Here's How Elton John Remembers Freddie Mercury

On Christmas Day 1991, Elton John opened a present from the recently departed Freddie Mercury. "I opened it up," he wrote in his memoir, quoted by the UK's The Mirror"and inside was a painting by one of my favourite artists." There was also a note: "Dear Sharon, I thought you'd like this. Love, Melina. Happy Christmas." Sharon and Melina were the drag names Freddie Mercury and Elton John had given each other years ago. "I was overcome, 44 years old at the time, crying like a child," wrote John. "Here was this beautiful man, dying from AIDs, and in his final days, he had somehow managed to find me a lovely Christmas present."

Their personalities were just outrageous enough to enjoy each other. Mercury said of John, "The first time I met him he was wonderful, one of those people you can instantly get on with. He said he liked 'Killer Queen' and anyone who says that goes into my white book. My black book is bursting at the seams!"  per udiscovermusic.

The Express republished another of Mercury's stories last January, specifically about a time that he, Elton John, and Rod Stewart considered forming a supergroup called Hair, Nose, and Teeth. But then their egos got in the way: "None of our egos could agree on the order of the words [of the band's name]! Naturally, I would want it to be called Teeth, Nose and Hair, and the others would want it the other way around."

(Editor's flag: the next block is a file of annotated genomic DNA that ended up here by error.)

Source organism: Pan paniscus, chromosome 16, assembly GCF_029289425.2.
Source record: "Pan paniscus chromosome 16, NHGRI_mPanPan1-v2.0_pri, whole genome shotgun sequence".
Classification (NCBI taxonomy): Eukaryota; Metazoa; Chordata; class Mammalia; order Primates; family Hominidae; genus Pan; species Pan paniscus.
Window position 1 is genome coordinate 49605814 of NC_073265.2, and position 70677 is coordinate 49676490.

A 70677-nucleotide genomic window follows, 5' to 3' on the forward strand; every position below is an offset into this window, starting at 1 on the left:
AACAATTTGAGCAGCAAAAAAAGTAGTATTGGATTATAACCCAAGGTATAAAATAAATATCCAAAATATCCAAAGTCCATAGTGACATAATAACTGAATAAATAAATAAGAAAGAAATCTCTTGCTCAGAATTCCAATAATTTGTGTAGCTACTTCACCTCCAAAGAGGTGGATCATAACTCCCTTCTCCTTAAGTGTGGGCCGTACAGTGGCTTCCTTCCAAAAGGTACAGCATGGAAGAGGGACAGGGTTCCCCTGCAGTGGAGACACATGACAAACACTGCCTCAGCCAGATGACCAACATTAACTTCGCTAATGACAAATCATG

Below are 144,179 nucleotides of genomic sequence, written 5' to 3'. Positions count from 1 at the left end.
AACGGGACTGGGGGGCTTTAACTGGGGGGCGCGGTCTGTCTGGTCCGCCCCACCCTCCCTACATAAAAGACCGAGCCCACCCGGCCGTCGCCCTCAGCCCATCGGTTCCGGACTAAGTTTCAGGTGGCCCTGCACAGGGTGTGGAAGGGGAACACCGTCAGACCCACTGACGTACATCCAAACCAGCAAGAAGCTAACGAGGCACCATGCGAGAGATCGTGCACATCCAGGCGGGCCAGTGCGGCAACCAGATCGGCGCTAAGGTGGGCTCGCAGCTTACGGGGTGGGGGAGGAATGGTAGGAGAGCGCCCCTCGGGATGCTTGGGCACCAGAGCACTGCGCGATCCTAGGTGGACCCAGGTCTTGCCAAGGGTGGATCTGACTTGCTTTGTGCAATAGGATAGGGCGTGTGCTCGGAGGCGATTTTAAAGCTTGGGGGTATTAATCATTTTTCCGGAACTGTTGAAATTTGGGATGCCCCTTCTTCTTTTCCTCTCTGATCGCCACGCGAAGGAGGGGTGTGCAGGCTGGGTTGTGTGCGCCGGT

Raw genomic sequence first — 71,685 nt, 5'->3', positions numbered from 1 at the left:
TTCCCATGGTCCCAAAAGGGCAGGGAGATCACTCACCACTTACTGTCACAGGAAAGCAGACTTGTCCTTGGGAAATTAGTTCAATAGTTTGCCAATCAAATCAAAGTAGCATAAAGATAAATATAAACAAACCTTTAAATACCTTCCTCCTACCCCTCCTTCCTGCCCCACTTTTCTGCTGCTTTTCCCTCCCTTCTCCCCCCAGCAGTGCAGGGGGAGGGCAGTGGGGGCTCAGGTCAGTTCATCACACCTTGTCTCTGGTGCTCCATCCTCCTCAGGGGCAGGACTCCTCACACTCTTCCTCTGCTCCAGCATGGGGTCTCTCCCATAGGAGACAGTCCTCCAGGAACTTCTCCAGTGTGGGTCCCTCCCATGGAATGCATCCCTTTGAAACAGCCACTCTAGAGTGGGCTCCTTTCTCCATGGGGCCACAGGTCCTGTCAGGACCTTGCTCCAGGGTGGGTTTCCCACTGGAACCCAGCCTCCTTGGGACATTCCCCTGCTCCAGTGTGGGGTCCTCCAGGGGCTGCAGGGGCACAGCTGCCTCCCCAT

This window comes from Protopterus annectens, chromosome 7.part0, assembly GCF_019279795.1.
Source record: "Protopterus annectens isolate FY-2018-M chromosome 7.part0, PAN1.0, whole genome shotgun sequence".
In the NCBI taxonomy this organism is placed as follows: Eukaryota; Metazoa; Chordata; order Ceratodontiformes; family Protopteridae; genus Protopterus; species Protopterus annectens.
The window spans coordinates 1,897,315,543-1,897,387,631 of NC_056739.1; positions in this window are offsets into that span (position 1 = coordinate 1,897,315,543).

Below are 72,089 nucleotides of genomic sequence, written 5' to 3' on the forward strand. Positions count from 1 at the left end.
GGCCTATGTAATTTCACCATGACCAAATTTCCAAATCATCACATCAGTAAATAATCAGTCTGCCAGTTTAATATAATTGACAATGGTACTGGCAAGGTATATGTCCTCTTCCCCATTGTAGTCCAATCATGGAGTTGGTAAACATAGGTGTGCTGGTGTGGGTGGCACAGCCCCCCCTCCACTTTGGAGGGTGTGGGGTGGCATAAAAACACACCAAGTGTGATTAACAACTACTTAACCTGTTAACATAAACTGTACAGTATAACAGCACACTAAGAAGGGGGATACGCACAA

Snark to the end

The friendship between Mercury and Elton John was actually so close that Mercury revealed his AIDs diagnosis to John shortly after learning of it in 1987. That was four years before he would issue the press statement that preceded his death by just a couple of days. John was devastated and, as Smooth Radio also quotes from his memoir, was awed by Mercury's courageousness.

For an open Q&A in the Irish Times, Peter Sands, executive director of the Global Fund to Fight AIDs, Tuberculosis and Malaria, asked John for his favorite memory of Mercury. After Freddie finished his Live Aid performance John said to him, "Freddie, nobody should go on after you — you were magnificent."

"You're absolutely right, darling," Mercury agreed, "we were — we killed them. ... You, on the other hand, dear — you looked like the ... Queen Mother when you were on stage. Where did you get that absolutely awful hat?" This slightly mean sense of humor carried John to a further memory that exemplified the bravery with which Mercury faced his diagnosis. Mercury was in bed, the disease having progressed to the point where he could no longer stand. He struggled to see. He asked John, ""Have you heard Mrs. Bowie's new album, darling? What does she think she's doing?" From out-partying each other until 11 in the morning (according to Vanity Fair) to a final ragging on David Bowie, the two enjoyed a deep yet silly friendship.